Next up was deciding on a case: Since my storage requirements strongly hinted towards a board with at least one M.2 w/ PCIe x4 connectivity, I ventured into the world of small-form factor PCs and discovered the ASRock DeskMeet B660. A perfect match: Cheap, motherboard + PSU were already included, 4 slots of DDR4 RAM (typically not available in that form factor) + even a PCIe 4.0 x16 extension slot. After I had the case and CPU, I just settled for readily available and cheap components to complete the build.
|ASRock DeskMeet B660||184,99€|
|Intel Core i5 13500||261,25€|
|Lexar NM790 4TB||195€|
|Thermalright AXP90-X47 Full||37,90€|
|2x Kingston KVR32N22D8/32||136€|
After tuning idle energy consumption, I’ve arrived at about 26W idle power consumption. As my energy price is fixed for the next 12 months at 0.2887€, I expect about 65€ in terms of energy costs per year. Assuming I can turn down my existing rented VPS instances (saving me 17.58€ per month) and move that workload over to Takobia, this will yield about 150€ in savings per year. In the case that this machine keeps running as long as its predecessor did (over 10 years), the savings will actually exceed the cost of buying the PC components in the first place.
For 25GbE networking I use two Mellanox MCX4121A-ACAT sourced from Ebay for 69€ a piece interconnected via an off-the-shelf SFP28 DAC cable for just over 30€. The fast interconnect enables Takobia to serve as a very fast storage extension for my main workstation.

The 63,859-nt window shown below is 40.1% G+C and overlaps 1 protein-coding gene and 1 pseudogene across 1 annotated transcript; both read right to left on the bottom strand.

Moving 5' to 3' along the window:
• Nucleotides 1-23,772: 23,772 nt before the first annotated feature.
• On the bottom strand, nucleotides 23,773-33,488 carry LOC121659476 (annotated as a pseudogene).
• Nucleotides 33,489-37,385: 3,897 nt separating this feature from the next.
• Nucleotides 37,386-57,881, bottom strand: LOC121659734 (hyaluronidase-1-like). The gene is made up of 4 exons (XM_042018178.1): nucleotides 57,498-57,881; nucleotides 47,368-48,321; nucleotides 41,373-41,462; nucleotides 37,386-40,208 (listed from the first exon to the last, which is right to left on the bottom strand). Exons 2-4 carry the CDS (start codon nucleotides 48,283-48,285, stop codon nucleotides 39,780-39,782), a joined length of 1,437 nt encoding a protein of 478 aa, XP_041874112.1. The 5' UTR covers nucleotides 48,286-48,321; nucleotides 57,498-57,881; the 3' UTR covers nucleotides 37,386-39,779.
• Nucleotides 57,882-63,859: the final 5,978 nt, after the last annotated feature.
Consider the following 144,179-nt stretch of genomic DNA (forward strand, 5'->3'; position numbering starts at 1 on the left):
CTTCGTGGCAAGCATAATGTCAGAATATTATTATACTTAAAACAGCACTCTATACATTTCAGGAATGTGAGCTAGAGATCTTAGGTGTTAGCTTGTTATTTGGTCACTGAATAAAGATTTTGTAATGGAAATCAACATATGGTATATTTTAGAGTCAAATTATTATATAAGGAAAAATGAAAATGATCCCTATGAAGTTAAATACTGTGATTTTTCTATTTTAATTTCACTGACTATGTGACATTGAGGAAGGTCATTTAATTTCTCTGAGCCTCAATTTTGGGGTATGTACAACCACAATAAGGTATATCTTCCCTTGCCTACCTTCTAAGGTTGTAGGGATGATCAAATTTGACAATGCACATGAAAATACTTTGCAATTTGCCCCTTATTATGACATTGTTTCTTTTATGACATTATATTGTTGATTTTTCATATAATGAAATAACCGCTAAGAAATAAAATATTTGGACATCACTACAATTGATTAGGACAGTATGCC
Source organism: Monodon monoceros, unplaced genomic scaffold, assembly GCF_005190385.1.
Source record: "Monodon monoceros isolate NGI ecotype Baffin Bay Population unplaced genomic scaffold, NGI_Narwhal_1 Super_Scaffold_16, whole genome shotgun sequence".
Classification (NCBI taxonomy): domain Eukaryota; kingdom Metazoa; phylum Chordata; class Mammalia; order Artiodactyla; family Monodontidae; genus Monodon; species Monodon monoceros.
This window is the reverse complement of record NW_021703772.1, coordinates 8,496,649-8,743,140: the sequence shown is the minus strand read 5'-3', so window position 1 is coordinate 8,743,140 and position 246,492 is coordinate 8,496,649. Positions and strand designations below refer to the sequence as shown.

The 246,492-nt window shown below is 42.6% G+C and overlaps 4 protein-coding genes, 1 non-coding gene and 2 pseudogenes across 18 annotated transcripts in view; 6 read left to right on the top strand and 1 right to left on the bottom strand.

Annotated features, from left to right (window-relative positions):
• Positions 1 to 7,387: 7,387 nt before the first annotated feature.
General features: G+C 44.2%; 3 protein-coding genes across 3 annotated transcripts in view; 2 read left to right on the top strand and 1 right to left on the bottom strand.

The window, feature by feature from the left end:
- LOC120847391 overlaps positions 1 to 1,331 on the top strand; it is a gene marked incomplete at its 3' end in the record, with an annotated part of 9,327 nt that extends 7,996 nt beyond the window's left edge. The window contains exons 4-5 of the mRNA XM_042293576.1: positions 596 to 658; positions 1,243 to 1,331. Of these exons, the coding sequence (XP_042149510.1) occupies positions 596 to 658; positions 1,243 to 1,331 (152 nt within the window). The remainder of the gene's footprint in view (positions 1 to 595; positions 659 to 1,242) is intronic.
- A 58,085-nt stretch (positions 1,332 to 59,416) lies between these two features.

Takobia uses sox (which was called VirtM up until recently), a pretty web UI I built around libvirtd. It allows me to quickly turn VMs up and down, just as I need them and I can easily extend it with all the features I require myself. I got the idea to built something like sox from DigitalOcean as they (at least in the past) have been providing most of their machine management on top of libvirtd as well.
I already mentioned sox in the infra update last year, however, I recognize now that the project may require some rescoping (so I actually get around to implement some of the features I want). I’ll most likely drop anything that is required for cluster use as my only use case for now is a single machine anyway. Anyway, I’ll need to polish the UI and add some must-have features like SSH from the web UI, better observability and machine resizing. As mentioned above, the VMs are mostly there to take over the workload from Hetzner (which is mostly running Valar).
Otherwise, Takobia will end up taking over CoreDNS + dnsmasq DHCP service from the Raspberry Pi. I also run a little tool called
dnsmasq-lth which generates
hosts files from
dnsmasq leases. To provide network-accessable file & software repository storage, Takobia runs
smbd (with additional customizations to enable macOS Time Machine backups) and a small
gitea instance. Back in 2020, I also had the old NAS store a basic copy of accessible sites on the WWW (mostly Wikipedia + TED talks). This was due to the unreliable ISP, nowadays 4G reception in my apartment is good enough thus I’ll drop the offline mirror support.
As more of my devices have support for more recent Wifi standards, I’ll have a look into upgrading this area. I’d love to have my Macbook be able to access the file-storage mentioned above with more than 1 Gbps over WiFi. To make this possible, I’ll have to find an access point which supports cable-based connectivity at these speeds. There are a couple of 2.5GbE APs around at reasonable prices, e.g. the TP-Link Omada EAP670 AX5400, but anything beyond 2.5GbE is still quite exotic.